Imagine a lunch with Friends without Body or Weight Talk

Imagine a lunch with Friends without Body or Weight Talk

By Robyn Goldberg, RDN, CEDRDRGoldberg

When was the last time you went to lunch and enjoyed the company of the guests you were with?

I was considering this because of a recent experience I’d had with two childhood friends of mine.

Growing up, I had two very close friends. We called ourselves the “Three Musketeers” and we truly were. We did everything together, going to school, cheering one another on at sporting events and plays, and hanging out every weekend. We shared so much through elementary school, middle school, and high school. When it came time to go to college, we were all accepted to different schools. We maintained our strong bond for some time but, sadly, life got in the way and the “Three Musketeers” lost touch.

Recently, I’d moved back to my hometown in L.A., where they both lived. Even though it had been 25 years since we’d last spoken, I reached out to both of them, hoping to reconnect and reunite. I was so excited to see them both, to hear where life had taken them and learn all about their careers, their friends, their family, their relationships – everything that made them who they were now.

While I was hoping to bring the “Three Musketeers” back together, I planned to meet with them each separately first to give them each equal space and my undivided attention. I kept reminiscing on how close we all used to be. In those days, it was as if we were 3 equal parts of one vessel, we always knew what the other was thinking or feeling. As I prepared to reunite with these women, I knew things would be different but still thought we would click back into our old ways.

I grabbed dinner with Sally first. She looked exactly the same as she had 25 years ago and I immediately felt my nerves slip away. It started out as any reunion does, light conversations about how long it’s been and how good it is to see one another. As we chatted, we both perused our menus, talking about what looked good. Sally asked “how many calories do you think is in that?” I shrugged my shoulders and continued scanning the entrees, not at all phased by this question, as it’s basically as common as asking “does this dish have nuts in it,” as if calories were something you could be allergic to, simply another thing some people just can’t eat.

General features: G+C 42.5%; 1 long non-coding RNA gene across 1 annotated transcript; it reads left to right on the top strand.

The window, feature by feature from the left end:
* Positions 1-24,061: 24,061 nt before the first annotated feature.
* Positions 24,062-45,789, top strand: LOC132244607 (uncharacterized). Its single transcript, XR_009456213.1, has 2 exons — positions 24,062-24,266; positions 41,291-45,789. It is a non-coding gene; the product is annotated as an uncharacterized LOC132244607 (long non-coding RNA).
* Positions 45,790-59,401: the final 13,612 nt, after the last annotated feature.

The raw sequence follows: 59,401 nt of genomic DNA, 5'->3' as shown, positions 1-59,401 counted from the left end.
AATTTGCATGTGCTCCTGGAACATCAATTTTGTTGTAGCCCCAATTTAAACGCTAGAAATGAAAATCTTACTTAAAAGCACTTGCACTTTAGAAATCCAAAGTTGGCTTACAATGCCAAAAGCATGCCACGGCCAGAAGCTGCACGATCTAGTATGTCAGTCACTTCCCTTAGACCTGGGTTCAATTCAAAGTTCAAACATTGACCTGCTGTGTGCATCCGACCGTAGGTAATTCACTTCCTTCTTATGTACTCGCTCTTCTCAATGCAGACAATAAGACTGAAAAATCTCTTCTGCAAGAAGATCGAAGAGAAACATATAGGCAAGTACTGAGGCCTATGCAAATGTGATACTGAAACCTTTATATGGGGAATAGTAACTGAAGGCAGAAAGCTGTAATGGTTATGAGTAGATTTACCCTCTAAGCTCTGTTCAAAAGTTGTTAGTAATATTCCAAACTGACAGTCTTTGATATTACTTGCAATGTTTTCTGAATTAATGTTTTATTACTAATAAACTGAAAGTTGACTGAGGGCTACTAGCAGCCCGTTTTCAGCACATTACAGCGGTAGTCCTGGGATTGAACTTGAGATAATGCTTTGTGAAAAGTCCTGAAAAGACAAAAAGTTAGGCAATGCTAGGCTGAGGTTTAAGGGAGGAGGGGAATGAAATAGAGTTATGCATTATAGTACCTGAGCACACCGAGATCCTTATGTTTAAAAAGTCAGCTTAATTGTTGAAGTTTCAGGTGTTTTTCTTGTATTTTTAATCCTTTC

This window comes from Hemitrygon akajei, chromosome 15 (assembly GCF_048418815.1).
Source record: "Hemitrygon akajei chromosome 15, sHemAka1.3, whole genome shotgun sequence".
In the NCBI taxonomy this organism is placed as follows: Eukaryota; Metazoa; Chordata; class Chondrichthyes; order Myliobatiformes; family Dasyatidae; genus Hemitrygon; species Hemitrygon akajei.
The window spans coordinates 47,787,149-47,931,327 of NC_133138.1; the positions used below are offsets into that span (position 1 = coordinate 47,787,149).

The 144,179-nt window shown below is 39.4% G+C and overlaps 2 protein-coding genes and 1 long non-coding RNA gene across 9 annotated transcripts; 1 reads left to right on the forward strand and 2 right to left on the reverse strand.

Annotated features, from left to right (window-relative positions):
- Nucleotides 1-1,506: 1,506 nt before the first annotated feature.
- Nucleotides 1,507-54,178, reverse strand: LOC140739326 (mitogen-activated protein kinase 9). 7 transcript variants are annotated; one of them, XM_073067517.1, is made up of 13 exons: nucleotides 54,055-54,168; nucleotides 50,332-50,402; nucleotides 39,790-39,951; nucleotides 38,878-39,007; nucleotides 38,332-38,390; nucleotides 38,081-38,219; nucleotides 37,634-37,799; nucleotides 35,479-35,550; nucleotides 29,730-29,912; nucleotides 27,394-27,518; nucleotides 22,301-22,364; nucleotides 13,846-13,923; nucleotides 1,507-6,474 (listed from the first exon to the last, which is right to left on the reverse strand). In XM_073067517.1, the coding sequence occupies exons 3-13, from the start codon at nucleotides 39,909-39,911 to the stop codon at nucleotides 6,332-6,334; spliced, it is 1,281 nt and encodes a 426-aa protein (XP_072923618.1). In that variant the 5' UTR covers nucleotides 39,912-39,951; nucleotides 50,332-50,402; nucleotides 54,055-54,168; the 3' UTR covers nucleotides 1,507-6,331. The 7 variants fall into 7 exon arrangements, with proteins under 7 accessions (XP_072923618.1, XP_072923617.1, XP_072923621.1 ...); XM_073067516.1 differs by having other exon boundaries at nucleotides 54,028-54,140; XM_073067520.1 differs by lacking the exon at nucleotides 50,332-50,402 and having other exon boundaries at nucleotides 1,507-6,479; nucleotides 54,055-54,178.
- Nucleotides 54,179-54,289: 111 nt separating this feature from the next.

The waiter came to take our orders and could not have expected the barrage of questions Sally had for him:

“Do you have a gluten-free menu?”

“Can you go light on the dressing?”

“Are the chickens they use organic and grass-fed?”

“Can I substitute the French fries with a salad?”

Finally, Sally settled on getting a salad, “no croutons, no cheese, dressing on the side” and I placed my order of a turkey BLT, with no questions and no caveats. As Sally handed our menus to the waiter, she stated to me, “I just finished a juice fast and I’m trying to eat clean, if I can help it.” She stated again how nice it was to see me after so long and noted, with surprise, “you haven’t aged a day! What products are you using?!” I then got a verbal tour of what Sally’s bathroom cabinet at home must look like before she moved to discussing the foods she was eating and the workouts she participated in to slow down the aging process.

It went on like that much of the night.

I would ask, “How do you like living in Malibu?” to which Sally would respond, “It’s beautiful there but I don’t go to the beach. I don’t look as good in a bathing suit as when we were 16.”

Me: “How is your husband? 20 years together is amazing!”

Sally: “Thank you! Thank goodness cycling keeps me looking like I did when we met.”

It seemed that no matter what the question, Sally brought it back to body image, weight, and appearance. Even in our reminiscing, we didn’t talk about our own memories! Instead, Sally asked about classmates of ours, “did you see so-and-so had twins. 15 years and she still hasn’t lost the baby-weight” or “I can’t believe they got married, she is too pretty for him!”

The evening passed and it came time for us to leave and return to our lives. When I got home, my husband asked me how seeing Sally was again after so long. I responded vaguely: “It was like no time had passed, I had fun!” I realized the second I said it that I didn’t mean it, then added “well, it was actually not that great, she seemed to be going through something because all she could talk about was weight, beauty products, and appearance.” I went to bed feeling disappointed.

I kept turning our dinner conversation over in my mind for days. It occurred to me that Sally and I had talked all night with no awkward breaks in conversation but I hadn’t gotten any real details about her life. I don’t even remember her telling me where she worked! She had been so consumed in talking about weight, diets, and workouts that we hadn’t skimmed the surface of any real conversations.

After my realization, I was incredibly nervous for my dinner date with our third Musketeer, Becky. I didn’t want to become fixated with the same topics of conversation. I resolved to pay more attention to the focus of our conversations and headed to dinner.